Friday Five: #ICYMI edition

Some worthwhile posts from the past week or two for your Fourth of July weekend reading pleasure.

Great E-Expectations

This CollegeWebEditor.com preview of Ruffalo Noel-Levitz‘s soon-to-be-released annual E-Expectations report was one of the week’s most important reads for anyone involved in marketing or undergraduate student recruitment. If you haven’t yet read this post, drop everything and do so now. CollegeWebEditor.com’s Karine Joly provides a good summary of key takeaways from the report, which comes out next week. The main takeaway for me is that it’s high time higher ed take that big leap to a digital-first mindset for student recruitment marketing. (Bonus link: This Monday, Higher Ed Live‘s Chris D’Orso will take a deep dive into the E-Expectations report during his webcast.)

One of the charts from CollegeWebEditor.com's E-Expectations preview
One of the charts from CollegeWebEditor.com’s E-Expectations preview

Science!

Bill Nye, the Science Guy
Bill Nye, the Science Guy

Still looking for a reason to attend HighEdWeb 2015 this fall in Milwaukee? Do it for science.

The HighEdWeb organizers have announced that Bill Nye the Science Guy (@billnye) will deliver the opening keynote.

Yes. Bill. Nye. At HighEdWeb.

As if that weren’t enough awesomeness for a single conference, the organizers also announced that Mr. @UnMarketing himself, Scott Stratten, will return to HighEdWeb to close out what promises to be yet another great conference for web and marketing folks.

Social = success

A lot of senior-level marketing types (39 percent, according to one recent study) don’t see much value in social media data, but this ClickZ article points out that understanding what’s being said on social media can help brands adjust their marketing tactics.

“The most powerful use of social media data is to be listening and hearing what’s going on as a critical way to stay in touch with the mind of your target,” says Allen Adamson, chairman of North America for the agency Landor. Social platforms are great resources for qualitative data because people are more open with their thoughts about brands there, Adamson says.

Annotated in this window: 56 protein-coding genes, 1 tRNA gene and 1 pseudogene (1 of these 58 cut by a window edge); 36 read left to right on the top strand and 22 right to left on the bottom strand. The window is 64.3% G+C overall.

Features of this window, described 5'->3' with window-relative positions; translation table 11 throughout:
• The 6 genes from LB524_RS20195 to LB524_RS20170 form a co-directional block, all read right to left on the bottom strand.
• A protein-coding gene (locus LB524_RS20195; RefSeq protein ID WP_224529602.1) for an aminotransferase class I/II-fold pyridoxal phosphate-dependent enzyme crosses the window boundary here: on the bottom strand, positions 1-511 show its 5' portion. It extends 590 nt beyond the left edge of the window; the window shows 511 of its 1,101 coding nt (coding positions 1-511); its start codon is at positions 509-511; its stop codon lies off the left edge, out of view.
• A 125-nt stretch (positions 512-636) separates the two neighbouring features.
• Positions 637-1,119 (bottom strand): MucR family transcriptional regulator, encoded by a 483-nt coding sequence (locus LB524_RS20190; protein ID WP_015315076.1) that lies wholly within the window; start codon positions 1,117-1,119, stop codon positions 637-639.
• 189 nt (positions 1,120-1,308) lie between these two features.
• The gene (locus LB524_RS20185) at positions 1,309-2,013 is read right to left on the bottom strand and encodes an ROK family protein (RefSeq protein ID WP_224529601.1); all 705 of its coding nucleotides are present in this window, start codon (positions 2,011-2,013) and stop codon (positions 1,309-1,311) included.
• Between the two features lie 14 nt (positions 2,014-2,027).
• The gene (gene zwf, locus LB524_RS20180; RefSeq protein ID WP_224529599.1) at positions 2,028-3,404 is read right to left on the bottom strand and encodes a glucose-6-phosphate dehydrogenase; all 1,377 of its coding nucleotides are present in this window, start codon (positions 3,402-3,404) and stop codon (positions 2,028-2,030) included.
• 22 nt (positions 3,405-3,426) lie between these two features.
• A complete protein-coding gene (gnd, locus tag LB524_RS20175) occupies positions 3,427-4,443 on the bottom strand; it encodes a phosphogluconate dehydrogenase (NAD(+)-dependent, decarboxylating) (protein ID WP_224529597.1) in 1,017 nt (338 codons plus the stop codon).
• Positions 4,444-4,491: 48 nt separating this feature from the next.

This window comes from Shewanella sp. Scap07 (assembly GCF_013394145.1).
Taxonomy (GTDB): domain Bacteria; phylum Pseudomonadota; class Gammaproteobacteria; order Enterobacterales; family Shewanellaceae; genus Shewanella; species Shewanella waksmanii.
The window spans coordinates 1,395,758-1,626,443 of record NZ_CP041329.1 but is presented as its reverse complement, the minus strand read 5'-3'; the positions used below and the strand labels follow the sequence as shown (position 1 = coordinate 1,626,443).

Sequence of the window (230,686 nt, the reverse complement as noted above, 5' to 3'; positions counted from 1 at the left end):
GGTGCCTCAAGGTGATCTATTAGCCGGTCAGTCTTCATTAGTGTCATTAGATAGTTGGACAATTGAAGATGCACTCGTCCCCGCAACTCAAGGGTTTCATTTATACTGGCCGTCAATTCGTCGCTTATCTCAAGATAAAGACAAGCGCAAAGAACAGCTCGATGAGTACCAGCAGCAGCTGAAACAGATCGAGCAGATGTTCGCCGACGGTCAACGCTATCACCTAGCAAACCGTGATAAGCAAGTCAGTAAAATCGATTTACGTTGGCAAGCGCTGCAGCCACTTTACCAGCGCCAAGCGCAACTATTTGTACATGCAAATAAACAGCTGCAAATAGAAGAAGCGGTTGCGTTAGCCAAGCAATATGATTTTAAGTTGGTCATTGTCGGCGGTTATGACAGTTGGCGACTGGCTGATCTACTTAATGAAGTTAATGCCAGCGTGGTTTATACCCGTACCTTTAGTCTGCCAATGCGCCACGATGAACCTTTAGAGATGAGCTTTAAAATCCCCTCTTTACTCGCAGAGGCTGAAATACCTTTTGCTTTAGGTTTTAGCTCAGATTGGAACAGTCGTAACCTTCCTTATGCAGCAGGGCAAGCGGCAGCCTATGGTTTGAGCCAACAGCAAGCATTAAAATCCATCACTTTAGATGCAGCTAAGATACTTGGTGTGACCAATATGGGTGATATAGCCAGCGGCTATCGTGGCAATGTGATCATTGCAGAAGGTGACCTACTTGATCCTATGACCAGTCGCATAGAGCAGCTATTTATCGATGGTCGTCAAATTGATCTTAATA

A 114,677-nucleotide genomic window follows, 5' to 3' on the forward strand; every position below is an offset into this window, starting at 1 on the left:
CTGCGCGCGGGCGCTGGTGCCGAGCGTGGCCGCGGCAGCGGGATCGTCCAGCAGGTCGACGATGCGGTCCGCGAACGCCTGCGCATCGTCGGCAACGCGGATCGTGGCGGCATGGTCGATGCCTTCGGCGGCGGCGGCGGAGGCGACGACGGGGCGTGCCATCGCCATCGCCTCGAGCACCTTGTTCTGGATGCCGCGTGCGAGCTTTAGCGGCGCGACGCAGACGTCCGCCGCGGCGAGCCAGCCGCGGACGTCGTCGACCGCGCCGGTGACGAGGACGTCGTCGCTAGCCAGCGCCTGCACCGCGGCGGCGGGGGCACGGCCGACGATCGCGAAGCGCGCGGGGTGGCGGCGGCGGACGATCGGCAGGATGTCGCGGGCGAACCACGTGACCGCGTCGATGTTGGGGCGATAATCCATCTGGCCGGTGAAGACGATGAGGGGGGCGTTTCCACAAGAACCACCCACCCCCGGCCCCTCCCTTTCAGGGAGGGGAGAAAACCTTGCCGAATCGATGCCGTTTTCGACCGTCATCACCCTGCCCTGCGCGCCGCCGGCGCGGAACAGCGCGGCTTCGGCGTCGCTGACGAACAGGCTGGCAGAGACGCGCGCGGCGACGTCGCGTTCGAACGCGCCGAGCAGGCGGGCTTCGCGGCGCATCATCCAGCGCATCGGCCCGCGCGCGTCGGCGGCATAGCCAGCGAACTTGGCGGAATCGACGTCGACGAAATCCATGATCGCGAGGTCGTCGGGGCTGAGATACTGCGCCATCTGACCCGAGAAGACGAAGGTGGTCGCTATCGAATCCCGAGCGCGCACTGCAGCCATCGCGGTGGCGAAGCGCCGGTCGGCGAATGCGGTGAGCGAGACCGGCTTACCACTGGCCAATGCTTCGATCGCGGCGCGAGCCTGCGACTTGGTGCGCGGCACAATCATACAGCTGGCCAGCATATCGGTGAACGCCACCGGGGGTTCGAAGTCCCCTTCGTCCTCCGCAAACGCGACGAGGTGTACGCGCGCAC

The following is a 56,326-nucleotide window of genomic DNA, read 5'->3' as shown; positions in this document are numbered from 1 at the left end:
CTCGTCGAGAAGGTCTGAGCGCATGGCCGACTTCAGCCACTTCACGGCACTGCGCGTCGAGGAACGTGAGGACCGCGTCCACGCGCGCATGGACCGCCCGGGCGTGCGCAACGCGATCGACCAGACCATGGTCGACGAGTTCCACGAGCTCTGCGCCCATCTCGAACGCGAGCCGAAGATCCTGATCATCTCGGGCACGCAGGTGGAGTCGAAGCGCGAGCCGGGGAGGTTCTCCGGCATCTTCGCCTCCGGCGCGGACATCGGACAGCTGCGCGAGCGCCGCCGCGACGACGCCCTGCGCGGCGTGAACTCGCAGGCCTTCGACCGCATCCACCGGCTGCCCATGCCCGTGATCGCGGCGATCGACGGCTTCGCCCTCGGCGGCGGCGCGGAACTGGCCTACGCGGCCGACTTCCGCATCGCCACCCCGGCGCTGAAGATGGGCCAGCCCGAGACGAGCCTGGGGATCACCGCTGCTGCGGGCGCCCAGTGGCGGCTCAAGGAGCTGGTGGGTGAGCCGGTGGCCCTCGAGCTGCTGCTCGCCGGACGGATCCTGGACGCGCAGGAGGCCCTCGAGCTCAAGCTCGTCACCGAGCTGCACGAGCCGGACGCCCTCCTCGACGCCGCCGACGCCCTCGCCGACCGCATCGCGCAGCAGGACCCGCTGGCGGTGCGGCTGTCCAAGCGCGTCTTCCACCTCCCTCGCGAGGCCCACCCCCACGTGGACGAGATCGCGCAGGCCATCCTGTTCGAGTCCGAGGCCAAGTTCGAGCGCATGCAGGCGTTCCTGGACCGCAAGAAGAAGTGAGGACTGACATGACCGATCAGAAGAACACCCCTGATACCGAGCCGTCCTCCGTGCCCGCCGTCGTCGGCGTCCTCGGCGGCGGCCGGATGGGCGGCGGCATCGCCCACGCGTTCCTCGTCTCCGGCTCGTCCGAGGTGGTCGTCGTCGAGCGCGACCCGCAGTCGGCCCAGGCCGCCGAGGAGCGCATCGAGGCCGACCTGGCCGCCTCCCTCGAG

But there’s good, actionable quantitative data to be had out there, too. For instance, “If we see a YouTube video doing well, we make a shorter form and do a Facebook video ad,” says Opher Kahane, CEO of Origami Logic. “We use that data to add more fuel to the fire.” Read on to learn some ideas to fuel your social media marketing efforts.

Slay your sacred social media cows

cow-354428_640Social media hasn’t been around for long. But it’s been around long enough for a set of conventions to grow up around it.

You know the rules: Never cross-post content, don’t post more than X times per day/week, etc.

In 9 social media marketing rules you should break, Anvil Media president Kent Lewis gives us permission to slay some of those sacred social media cows.

Focus on the faculty

How often do we really consider our faculty and their expertise in our branding and marketing efforts? Not as often as we should, says Fran Zablocki of mStoner in a recent post, The value of faculty expertise. From media relations to internal communications, leverage the talents and expertise of your academics to help your brand.

* * *

Happy weekend, and for my fellow citizens of the United States of America who are celebrating Independence Day tomorrow, here’s a bonus link for reflection: How the Declaration of Independence Can Still Change the World.

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Author: andrewcareaga

Higher ed PR and marketing guy. Communications director for Missouri University of Science and Technology (Missouri S&T) in Rolla, Missouri, USA. Slow runner, mediocre guitarist, lover of music and puns, and an avid St. Louis Cardinals fan. I blog and Tweet about #highered, #music, #gocards and #random stuff.

2 thoughts on “Friday Five: #ICYMI edition”

  1. Hoping that having a digital mindset in higher education means eliminating outrageous costs to students. Student loans are preventing students from leading salient lives. The hallmark of education today is that it should be cost effective, digital or not.

  2. Andy, I just found your blog. You are totally correct about the lack of focus on faculty — they are being totally overlooked and are hugely influential to students. And Wafa Hozien is on the money — I just got a bill for one class for my son at S&T — a whopping $1700 plus change. Who can afford this?

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